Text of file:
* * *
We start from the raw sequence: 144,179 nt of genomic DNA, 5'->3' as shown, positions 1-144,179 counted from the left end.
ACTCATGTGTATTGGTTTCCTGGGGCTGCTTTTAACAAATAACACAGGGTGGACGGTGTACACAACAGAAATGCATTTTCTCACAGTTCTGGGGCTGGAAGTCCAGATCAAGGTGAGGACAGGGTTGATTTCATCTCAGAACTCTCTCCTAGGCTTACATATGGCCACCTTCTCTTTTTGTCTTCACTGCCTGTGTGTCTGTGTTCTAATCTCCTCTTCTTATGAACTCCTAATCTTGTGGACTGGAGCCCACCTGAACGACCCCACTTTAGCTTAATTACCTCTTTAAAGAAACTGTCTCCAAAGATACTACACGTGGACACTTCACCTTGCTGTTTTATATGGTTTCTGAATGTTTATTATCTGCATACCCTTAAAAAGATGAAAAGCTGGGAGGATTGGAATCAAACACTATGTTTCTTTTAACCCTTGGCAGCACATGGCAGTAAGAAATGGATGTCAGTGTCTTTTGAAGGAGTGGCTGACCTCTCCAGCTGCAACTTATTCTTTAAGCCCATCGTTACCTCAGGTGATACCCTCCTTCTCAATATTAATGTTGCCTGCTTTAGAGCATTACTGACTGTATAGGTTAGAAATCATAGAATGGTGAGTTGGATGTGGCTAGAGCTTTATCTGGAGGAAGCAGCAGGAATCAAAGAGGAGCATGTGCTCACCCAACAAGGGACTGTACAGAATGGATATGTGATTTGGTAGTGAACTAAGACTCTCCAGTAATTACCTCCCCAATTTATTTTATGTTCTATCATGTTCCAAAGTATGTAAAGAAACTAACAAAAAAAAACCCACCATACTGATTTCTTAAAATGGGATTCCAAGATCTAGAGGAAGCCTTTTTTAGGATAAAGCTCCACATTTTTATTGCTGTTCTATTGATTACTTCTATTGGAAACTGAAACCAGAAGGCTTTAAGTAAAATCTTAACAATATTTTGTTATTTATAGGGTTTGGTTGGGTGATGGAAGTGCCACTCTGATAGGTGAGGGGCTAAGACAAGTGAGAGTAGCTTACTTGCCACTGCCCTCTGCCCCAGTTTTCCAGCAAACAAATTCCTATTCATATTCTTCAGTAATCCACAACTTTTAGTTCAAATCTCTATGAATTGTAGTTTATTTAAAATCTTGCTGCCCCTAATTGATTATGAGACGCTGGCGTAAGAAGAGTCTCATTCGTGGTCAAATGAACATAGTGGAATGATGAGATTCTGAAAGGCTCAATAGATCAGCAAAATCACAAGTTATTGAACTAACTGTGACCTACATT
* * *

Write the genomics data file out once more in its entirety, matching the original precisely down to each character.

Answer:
We start from the raw sequence: 144,179 nt of genomic DNA, 5'->3' as shown, positions 1-144,179 counted from the left end.
ACTCATGTGTATTGGTTTCCTGGGGCTGCTTTTAACAAATAACACAGGGTGGACGGTGTACACAACAGAAATGCATTTTCTCACAGTTCTGGGGCTGGAAGTCCAGATCAAGGTGAGGACAGGGTTGATTTCATCTCAGAACTCTCTCCTAGGCTTACATATGGCCACCTTCTCTTTTTGTCTTCACTGCCTGTGTGTCTGTGTTCTAATCTCCTCTTCTTATGAACTCCTAATCTTGTGGACTGGAGCCCACCTGAACGACCCCACTTTAGCTTAATTACCTCTTTAAAGAAACTGTCTCCAAAGATACTACACGTGGACACTTCACCTTGCTGTTTTATATGGTTTCTGAATGTTTATTATCTGCATACCCTTAAAAAGATGAAAAGCTGGGAGGATTGGAATCAAACACTATGTTTCTTTTAACCCTTGGCAGCACATGGCAGTAAGAAATGGATGTCAGTGTCTTTTGAAGGAGTGGCTGACCTCTCCAGCTGCAACTTATTCTTTAAGCCCATCGTTACCTCAGGTGATACCCTCCTTCTCAATATTAATGTTGCCTGCTTTAGAGCATTACTGACTGTATAGGTTAGAAATCATAGAATGGTGAGTTGGATGTGGCTAGAGCTTTATCTGGAGGAAGCAGCAGGAATCAAAGAGGAGCATGTGCTCACCCAACAAGGGACTGTACAGAATGGATATGTGATTTGGTAGTGAACTAAGACTCTCCAGTAATTACCTCCCCAATTTATTTTATGTTCTATCATGTTCCAAAGTATGTAAAGAAACTAACAAAAAAAAACCCACCATACTGATTTCTTAAAATGGGATTCCAAGATCTAGAGGAAGCCTTTTTTAGGATAAAGCTCCACATTTTTATTGCTGTTCTATTGATTACTTCTATTGGAAACTGAAACCAGAAGGCTTTAAGTAAAATCTTAACAATATTTTGTTATTTATAGGGTTTGGTTGGGTGATGGAAGTGCCACTCTGATAGGTGAGGGGCTAAGACAAGTGAGAGTAGCTTACTTGCCACTGCCCTCTGCCCCAGTTTTCCAGCAAACAAATTCCTATTCATATTCTTCAGTAATCCACAACTTTTAGTTCAAATCTCTATGAATTGTAGTTTATTTAAAATCTTGCTGCCCCTAATTGATTATGAGACGCTGGCGTAAGAAGAGTCTCATTCGTGGTCAAATGAACATAGTGGAATGATGAGATTCTGAAAGGCTCAATAGATCAGCAAAATCACAAGTTATTGAACTAACTGTGACCTACATT